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February 16, 2024

Graphic of the week: Black History Month


A new analysis by HPIO in honor of Black History Month found that it took 77 years after Ohio’s founding before an African American – George Washington Williams of Hamilton County— was elected to Ohio’s state legislature, which is known as the General Assembly. It would take a change to federal law, more than 80 years later, before the number of Black Ohioans serving in the legislature would reach double-digits.

Between 1880 and 1965, there were an average of 1.4 Black legislators in each General Assembly. After the federal Voting Rights Act of 1965 required population proportioned districts, 12 Black Ohioans were elected to the 107th General Assembly (1967-1968).

Over the past two decades, the number of Black legislators has averaged 18 per General Assembly, with 14.3% of state legislative seats held by Black Ohioans in 2023. 

Many Black legislators have championed legislation to address issues important to Ohioans facing challenges to health and well-being.

Examples of key legislation sponsored by Black legislators includes:

  • Rep. Henry Clay Smith (1894-1901) sponsored the Ohio Civil Rights Act of 1894, which prohibited discrimination on the basis of race or color in public accommodations and provided for fines on proprietors who violated the law.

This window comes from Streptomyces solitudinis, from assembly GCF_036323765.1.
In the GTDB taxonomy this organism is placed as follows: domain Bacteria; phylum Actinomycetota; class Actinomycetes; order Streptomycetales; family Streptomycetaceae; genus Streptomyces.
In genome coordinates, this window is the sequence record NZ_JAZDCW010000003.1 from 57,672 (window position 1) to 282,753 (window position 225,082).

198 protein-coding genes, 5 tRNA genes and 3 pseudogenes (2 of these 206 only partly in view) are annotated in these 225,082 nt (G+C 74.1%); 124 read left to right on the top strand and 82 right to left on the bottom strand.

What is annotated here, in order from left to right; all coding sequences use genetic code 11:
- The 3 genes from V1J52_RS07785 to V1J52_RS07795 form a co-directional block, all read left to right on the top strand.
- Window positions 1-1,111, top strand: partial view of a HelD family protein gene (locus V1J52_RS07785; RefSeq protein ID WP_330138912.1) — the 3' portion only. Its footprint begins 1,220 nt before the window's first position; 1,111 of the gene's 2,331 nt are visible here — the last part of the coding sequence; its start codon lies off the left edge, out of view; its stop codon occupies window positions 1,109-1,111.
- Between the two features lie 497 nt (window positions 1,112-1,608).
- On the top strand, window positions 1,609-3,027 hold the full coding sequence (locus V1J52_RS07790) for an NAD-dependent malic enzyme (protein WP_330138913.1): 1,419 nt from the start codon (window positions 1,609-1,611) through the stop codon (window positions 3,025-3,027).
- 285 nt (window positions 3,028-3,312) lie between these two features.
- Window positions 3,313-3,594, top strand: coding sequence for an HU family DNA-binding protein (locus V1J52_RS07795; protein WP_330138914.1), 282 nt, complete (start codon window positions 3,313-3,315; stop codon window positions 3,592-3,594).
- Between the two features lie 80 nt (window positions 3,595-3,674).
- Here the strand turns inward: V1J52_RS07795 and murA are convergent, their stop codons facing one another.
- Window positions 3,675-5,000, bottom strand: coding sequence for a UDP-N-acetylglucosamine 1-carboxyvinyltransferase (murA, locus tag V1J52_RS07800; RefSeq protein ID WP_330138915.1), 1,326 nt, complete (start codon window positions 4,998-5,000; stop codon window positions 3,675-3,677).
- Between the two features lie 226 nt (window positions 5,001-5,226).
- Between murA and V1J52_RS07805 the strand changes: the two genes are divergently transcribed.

• Rep. Ray Miller (1981 to 2010) sponsored the Community Mental Health Act of 1988, which created the state agency that is now the Department of Mental Health and Addiction Services. He also sponsored a budget amendment in 1987 that created the Ohio Commission on Minority Health.
  • Sen. Charleta B. Tavares (1993-1998 and 2011-2018) sponsored several health-related bills, including the Clean Indoor Air Act.

As we celebrate and uplift Black history, this month and every month, we honor the significant contributions of trailblazers who have shaped our state and improved the health and well-being of Ohioans.